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Musculoskeletal Care. 2010 Mar;8(1):46-54. doi: 10.1002/msc.165.

'Your whole life, your whole world, it changes': partners' experiences of living with rheumatoid arthritis.

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Centre for Appearance Research, Faculty of Health and Life Sciences, University of the West of England, Bristol, BS16 1 QY, UK.



Research suggests that rheumatoid arthritis (RA) can have a negative psychosocial impact on partners, as well as patients. However, until now there has been very little in-depth qualitative research in this area. The aim of this study was to explore the experiences of partners of people with RA.


Semi-structured interviews were conducted with a heterogeneous sample of eight partners of people with RA (six men, two women, age range 48-73 years). Transcripts were analysed thematically.


Five overarching themes emerged: psychological burden in partners was substantial, as they experienced frustration and distress at watching their partner suffer and tried to protect their spouse from emotional and physical distress. 'It's a restricted life': partners reported having to cut back on previously enjoyable shared activities and had difficulty making future plans. Adjusting lives: partners had to make considerable adjustments to many aspects of their lives, and had adopted practical and psychological ways to cope. 'It's a joint approach': many partners discussed adopting a joint approach to managing the RA. Met and unmet support needs varied considerably, and many partners felt that a joint approach to treatment taken by health professionals is needed, which involves and recognizes their role.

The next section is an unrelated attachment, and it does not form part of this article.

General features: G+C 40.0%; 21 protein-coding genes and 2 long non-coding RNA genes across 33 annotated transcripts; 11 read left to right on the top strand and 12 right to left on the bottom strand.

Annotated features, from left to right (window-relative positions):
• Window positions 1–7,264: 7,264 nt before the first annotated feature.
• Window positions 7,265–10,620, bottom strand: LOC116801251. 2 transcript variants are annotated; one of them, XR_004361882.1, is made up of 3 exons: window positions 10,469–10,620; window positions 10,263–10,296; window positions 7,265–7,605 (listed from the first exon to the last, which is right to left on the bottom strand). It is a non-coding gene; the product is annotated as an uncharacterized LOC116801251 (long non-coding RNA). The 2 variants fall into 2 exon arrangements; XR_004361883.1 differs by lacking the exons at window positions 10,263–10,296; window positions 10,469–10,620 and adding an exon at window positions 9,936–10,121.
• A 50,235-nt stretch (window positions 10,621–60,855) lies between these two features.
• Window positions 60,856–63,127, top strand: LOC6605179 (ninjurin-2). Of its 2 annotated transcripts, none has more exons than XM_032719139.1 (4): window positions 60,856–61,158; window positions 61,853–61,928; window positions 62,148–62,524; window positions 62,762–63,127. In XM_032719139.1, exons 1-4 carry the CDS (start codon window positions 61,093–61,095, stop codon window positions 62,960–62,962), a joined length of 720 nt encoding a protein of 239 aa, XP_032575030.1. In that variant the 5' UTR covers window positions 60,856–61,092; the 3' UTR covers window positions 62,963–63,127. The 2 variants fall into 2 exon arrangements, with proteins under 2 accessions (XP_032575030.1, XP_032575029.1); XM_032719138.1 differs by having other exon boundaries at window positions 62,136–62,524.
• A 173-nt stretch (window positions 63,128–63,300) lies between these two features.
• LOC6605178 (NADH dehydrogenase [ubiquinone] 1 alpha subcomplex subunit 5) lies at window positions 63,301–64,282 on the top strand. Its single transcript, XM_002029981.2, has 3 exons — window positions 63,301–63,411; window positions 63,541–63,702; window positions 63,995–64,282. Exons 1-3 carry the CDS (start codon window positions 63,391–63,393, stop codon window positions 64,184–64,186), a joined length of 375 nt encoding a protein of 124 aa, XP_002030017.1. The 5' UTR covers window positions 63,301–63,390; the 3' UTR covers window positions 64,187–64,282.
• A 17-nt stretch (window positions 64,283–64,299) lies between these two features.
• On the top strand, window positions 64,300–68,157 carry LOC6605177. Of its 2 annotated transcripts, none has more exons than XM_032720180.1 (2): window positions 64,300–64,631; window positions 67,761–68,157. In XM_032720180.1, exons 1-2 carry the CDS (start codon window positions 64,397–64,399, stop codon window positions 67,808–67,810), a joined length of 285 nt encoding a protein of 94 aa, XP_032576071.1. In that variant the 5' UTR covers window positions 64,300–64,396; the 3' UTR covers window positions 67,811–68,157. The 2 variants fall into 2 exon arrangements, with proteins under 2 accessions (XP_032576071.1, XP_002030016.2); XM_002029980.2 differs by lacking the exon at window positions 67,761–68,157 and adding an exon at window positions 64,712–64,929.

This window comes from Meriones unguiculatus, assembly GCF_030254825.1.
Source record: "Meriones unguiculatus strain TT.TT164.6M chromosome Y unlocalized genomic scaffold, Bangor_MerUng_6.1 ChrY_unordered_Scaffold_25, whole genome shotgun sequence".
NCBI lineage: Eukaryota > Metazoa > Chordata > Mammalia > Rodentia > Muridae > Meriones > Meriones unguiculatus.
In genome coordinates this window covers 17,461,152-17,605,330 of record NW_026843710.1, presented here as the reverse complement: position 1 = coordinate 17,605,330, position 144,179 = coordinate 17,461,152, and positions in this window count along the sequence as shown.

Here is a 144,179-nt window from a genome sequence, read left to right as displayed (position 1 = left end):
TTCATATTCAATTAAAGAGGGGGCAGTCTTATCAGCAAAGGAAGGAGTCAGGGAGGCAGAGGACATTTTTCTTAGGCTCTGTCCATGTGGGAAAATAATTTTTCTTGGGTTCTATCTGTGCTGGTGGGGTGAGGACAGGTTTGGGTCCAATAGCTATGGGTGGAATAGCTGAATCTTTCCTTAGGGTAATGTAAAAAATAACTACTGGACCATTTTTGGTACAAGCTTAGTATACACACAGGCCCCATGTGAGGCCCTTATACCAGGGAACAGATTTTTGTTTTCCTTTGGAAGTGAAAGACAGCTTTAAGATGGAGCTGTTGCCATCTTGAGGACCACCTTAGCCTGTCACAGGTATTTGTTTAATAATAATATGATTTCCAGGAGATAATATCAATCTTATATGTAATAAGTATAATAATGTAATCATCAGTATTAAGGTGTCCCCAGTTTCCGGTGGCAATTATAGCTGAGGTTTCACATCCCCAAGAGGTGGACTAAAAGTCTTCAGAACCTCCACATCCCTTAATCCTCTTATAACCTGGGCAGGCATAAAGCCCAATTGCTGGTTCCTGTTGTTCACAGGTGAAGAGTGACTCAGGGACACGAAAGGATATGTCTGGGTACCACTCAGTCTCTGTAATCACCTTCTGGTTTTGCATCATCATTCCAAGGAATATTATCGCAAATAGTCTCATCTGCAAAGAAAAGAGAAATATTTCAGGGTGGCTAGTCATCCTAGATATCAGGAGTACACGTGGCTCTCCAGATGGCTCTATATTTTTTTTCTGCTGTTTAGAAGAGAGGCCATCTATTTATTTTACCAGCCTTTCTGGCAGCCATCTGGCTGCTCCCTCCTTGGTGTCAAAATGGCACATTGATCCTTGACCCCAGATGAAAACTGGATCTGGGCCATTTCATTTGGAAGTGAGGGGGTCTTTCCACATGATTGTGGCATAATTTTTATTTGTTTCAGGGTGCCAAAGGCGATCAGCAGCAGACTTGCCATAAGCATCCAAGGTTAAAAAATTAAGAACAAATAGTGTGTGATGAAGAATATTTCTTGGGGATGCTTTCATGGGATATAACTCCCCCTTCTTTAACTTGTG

Partners of people with RA are vital to the patients' disease management, but the data show that many carry a substantial psychosocial burden. Healthcare professionals should be aware of this, so that couples coping with RA can be better supported.

[Indexed for MEDLINE]

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